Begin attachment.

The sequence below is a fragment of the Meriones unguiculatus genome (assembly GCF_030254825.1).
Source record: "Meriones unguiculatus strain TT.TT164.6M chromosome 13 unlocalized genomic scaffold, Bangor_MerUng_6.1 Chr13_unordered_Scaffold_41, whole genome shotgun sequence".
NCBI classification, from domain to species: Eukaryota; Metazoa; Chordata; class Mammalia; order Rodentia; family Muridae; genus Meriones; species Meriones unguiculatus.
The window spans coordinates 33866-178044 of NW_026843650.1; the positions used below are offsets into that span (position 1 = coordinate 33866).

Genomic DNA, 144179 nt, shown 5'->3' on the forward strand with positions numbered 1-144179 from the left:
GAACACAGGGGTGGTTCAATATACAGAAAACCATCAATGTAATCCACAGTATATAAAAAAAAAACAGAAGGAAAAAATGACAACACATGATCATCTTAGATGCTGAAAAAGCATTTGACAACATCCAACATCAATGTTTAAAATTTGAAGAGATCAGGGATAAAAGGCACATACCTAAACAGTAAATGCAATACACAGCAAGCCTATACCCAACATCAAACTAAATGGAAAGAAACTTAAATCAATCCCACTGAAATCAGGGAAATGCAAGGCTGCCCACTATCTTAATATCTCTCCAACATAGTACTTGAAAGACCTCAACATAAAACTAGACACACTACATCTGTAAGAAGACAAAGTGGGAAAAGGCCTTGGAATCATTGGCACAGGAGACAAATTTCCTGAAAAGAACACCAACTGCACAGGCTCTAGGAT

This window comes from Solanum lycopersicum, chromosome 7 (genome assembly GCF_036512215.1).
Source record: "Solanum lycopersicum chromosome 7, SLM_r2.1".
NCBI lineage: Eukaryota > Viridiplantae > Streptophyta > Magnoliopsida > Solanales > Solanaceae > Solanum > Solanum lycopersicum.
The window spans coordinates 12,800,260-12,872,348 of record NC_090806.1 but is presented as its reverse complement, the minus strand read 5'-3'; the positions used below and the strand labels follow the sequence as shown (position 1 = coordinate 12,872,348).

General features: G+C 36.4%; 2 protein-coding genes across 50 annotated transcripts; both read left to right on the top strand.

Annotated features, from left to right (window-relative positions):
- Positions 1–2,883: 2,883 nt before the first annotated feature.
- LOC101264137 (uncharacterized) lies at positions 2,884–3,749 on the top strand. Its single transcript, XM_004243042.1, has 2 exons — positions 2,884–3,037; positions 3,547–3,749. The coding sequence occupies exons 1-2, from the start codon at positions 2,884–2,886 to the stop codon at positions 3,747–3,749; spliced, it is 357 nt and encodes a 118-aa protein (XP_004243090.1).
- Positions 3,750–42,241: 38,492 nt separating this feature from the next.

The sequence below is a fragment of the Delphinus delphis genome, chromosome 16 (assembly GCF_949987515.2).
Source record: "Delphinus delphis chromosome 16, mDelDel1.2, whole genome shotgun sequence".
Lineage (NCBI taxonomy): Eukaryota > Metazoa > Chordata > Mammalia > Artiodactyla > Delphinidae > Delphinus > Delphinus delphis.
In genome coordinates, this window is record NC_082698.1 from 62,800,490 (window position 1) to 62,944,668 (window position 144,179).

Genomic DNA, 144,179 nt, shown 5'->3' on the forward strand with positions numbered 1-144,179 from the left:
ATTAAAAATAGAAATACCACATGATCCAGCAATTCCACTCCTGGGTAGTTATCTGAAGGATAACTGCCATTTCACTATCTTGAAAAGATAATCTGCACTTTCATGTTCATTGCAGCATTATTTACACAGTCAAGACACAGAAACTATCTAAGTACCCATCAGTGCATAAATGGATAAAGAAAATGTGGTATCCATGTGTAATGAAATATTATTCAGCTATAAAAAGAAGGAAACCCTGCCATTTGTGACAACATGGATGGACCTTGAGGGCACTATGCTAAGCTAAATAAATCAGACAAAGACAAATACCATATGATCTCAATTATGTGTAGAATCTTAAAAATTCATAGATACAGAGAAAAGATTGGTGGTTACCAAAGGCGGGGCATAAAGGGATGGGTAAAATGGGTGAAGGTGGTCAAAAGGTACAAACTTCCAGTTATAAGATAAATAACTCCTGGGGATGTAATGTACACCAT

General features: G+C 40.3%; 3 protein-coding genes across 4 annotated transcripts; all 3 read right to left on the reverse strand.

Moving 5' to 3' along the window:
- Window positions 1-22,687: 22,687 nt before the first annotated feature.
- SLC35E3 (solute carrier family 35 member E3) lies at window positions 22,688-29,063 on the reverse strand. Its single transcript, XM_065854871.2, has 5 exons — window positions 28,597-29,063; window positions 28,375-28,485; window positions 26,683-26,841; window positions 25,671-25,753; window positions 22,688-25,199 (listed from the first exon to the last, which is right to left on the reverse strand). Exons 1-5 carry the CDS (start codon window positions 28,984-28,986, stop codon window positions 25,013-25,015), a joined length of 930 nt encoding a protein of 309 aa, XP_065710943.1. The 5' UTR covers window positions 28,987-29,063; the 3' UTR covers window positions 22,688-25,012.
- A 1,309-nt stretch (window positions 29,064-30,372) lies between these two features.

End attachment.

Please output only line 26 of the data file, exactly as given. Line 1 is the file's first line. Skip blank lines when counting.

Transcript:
- A 1,309-nt stretch (window positions 29,064-30,372) lies between these two features.